After all these months of approving short sales, some lenders are now referring borrower accounts to collection departments for collection of unpaid amount due on the loans.
This is coming as a complete surprise to some borrowers. Confronted with papers to sign for a short sale, not all borrowers necessarily fully understood or read all of the “fine print” in such documents. In approving short sales, some lenders have issued letters that approved short sales but reserved to the lender the ability to pursue the borrower for any deficiency.
What this means is that some borrowers have completed their short sale, and then several months after the short sale they’ve received a letter from a debt collector that says the borrower owes a hundred thousand dollars or more to the lender on the unpaid home loan.
These collection letters may be getting sent to borrowers who have no obligation to pay the lender anything further on the loan.
This is a difficult situation for borrowers who sold their home through a short sale and thought that they were done with the process. If the lender, or the lender’s debt collector, sends a letter asking for payment on the unpaid amount of the loan, then the borrower might think that the borrower is liable to the lender for that amount. If the borrower negotiates directly with the lender, then the borrower might end up believing that he or she has personal liability when there is none.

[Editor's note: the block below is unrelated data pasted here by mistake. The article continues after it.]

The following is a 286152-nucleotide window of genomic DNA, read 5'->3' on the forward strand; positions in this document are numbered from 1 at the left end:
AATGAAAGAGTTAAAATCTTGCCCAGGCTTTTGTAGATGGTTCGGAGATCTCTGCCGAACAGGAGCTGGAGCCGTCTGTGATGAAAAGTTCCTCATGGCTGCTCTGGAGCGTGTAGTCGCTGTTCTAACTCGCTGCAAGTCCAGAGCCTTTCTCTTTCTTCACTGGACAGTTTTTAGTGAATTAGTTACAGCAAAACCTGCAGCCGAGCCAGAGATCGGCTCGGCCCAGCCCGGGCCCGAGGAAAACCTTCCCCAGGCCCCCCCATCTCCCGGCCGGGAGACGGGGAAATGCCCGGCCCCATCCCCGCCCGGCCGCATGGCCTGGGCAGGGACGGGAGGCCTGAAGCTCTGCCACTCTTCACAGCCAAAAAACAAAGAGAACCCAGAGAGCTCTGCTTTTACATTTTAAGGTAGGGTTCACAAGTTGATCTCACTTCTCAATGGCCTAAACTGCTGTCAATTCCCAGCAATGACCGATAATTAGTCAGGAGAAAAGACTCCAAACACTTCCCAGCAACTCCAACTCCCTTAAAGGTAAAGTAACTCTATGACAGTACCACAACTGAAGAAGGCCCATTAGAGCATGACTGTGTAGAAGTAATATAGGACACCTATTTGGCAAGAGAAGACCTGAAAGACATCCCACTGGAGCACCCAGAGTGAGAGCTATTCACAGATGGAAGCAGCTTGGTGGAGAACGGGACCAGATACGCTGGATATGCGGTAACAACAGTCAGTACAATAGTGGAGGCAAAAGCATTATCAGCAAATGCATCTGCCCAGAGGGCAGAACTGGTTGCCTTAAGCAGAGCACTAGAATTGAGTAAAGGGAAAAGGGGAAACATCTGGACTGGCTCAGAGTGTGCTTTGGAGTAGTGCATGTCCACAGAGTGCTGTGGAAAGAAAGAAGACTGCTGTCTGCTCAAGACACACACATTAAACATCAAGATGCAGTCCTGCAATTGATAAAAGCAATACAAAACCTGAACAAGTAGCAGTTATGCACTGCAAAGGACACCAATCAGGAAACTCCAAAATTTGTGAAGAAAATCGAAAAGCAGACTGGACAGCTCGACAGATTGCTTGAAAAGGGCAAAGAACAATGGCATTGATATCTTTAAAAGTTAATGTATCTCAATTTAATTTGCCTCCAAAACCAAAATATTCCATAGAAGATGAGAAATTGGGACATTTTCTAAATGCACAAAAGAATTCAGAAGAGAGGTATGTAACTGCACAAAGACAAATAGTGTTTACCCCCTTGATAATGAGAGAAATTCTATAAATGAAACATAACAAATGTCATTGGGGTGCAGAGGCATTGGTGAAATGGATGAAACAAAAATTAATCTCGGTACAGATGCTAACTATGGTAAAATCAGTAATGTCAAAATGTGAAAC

The lender’s letter might be accurate. There might be an unpaid balance due on the loan. And the lender might be asking for it to be paid. But under California law, some loans carry no personal liability. On such loans, the lender must look solely to the property for repayment. Lenders who lend money in California do so under the framework of existing lender laws. This means that lenders who lend money in California either know, or should know, that for non-recourse loans the borrower will in most cases never be personally liable, and the lender will have to look solely to the property for repayment.
Lending and foreclosure laws are complex. Unpaid loan balances following a short sale or foreclosure can be hundreds of thousands of dollars. Advance planning prior to short sale or foreclosure can make an enormous difference on the outcome of a foreclosure or short sale. Borrowers are prudent if they seek competent legal counsel before they conduct either a short sale or before they allow their property to be sold in foreclosure. But if a short sale or foreclosure occurred without advance planning, then borrowers are still wise to seek competent legal counsel if the bank or a debt collector contacts them for payment following the sale or foreclosure.